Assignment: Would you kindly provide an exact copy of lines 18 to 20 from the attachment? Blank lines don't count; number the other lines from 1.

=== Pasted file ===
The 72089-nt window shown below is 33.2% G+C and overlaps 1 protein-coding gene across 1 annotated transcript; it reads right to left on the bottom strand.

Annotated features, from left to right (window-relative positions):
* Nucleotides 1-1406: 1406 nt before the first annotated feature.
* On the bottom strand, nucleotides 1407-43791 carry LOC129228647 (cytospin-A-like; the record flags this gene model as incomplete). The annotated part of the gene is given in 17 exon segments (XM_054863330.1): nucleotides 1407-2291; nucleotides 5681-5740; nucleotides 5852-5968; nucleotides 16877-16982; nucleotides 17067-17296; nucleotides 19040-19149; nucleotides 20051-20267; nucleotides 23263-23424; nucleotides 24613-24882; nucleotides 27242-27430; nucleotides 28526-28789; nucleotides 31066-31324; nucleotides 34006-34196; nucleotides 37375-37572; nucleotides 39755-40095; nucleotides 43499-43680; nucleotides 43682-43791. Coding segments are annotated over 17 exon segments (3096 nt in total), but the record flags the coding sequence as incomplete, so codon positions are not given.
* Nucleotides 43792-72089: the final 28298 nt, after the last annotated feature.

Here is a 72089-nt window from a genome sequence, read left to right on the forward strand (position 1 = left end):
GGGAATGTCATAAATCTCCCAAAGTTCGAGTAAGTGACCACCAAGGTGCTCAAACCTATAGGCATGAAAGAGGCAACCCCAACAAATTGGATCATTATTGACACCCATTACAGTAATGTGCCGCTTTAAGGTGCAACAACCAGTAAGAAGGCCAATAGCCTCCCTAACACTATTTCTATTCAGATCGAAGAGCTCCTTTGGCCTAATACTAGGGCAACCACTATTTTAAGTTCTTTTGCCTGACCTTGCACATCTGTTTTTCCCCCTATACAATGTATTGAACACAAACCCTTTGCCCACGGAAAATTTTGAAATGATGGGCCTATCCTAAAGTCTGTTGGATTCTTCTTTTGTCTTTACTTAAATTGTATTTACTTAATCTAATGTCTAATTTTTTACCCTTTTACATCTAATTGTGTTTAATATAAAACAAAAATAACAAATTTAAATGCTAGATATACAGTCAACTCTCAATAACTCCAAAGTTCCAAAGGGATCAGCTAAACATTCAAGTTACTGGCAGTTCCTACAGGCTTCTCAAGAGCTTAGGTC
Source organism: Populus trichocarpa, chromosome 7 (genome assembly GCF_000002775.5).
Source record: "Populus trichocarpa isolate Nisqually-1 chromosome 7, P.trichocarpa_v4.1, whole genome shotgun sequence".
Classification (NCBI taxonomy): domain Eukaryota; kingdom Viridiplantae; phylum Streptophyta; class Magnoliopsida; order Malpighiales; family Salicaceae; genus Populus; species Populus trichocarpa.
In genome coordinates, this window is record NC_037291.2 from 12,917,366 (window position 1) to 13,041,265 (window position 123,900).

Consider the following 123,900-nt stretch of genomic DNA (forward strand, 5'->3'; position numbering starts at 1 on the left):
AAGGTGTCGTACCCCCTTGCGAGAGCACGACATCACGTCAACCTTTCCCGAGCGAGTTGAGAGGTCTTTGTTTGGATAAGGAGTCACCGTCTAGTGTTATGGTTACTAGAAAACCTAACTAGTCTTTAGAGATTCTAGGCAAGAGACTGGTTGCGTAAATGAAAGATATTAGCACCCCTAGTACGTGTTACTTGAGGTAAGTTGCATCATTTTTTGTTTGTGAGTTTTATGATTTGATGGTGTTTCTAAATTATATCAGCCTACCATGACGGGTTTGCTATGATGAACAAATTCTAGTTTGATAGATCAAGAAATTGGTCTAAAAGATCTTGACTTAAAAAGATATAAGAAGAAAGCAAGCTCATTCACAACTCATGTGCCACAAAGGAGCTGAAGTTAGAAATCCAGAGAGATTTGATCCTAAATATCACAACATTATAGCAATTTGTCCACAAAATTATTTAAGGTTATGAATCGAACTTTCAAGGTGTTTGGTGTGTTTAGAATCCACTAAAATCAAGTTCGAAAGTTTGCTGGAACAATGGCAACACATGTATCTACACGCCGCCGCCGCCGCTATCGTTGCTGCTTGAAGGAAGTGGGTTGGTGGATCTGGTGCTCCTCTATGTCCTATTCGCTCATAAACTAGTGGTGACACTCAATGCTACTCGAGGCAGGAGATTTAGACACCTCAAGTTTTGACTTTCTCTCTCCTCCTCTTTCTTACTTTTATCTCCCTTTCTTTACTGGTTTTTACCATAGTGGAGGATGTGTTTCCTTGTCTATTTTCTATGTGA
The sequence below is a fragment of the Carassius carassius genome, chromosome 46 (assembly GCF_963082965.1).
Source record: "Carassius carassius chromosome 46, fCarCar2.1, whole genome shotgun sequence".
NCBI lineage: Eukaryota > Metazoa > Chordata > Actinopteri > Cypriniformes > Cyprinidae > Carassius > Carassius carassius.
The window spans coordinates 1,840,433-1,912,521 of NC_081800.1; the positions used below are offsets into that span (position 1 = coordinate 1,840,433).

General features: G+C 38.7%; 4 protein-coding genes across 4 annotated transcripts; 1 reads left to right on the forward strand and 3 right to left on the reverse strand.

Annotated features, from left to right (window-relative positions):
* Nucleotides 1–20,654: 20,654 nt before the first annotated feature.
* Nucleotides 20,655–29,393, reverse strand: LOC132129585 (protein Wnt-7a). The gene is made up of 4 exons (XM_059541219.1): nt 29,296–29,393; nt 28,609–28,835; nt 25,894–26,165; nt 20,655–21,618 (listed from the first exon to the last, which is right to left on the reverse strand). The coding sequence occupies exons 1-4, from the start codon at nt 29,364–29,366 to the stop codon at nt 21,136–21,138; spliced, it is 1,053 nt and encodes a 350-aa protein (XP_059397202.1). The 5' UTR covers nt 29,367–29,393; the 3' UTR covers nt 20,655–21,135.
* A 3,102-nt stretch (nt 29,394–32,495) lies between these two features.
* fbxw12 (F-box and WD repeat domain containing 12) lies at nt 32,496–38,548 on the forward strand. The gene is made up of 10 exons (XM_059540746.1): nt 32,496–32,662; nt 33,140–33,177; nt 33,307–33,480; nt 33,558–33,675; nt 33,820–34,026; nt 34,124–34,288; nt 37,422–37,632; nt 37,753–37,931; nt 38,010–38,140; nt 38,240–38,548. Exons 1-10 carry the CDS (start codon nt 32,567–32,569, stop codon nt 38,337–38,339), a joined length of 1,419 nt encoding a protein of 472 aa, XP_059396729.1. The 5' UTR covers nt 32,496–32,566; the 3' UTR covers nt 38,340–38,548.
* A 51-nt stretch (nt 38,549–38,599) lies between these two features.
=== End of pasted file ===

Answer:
General features: G+C 38.7%; 4 protein-coding genes across 4 annotated transcripts; 1 reads left to right on the forward strand and 3 right to left on the reverse strand.

Annotated features, from left to right (window-relative positions):
* Nucleotides 1–20,654: 20,654 nt before the first annotated feature.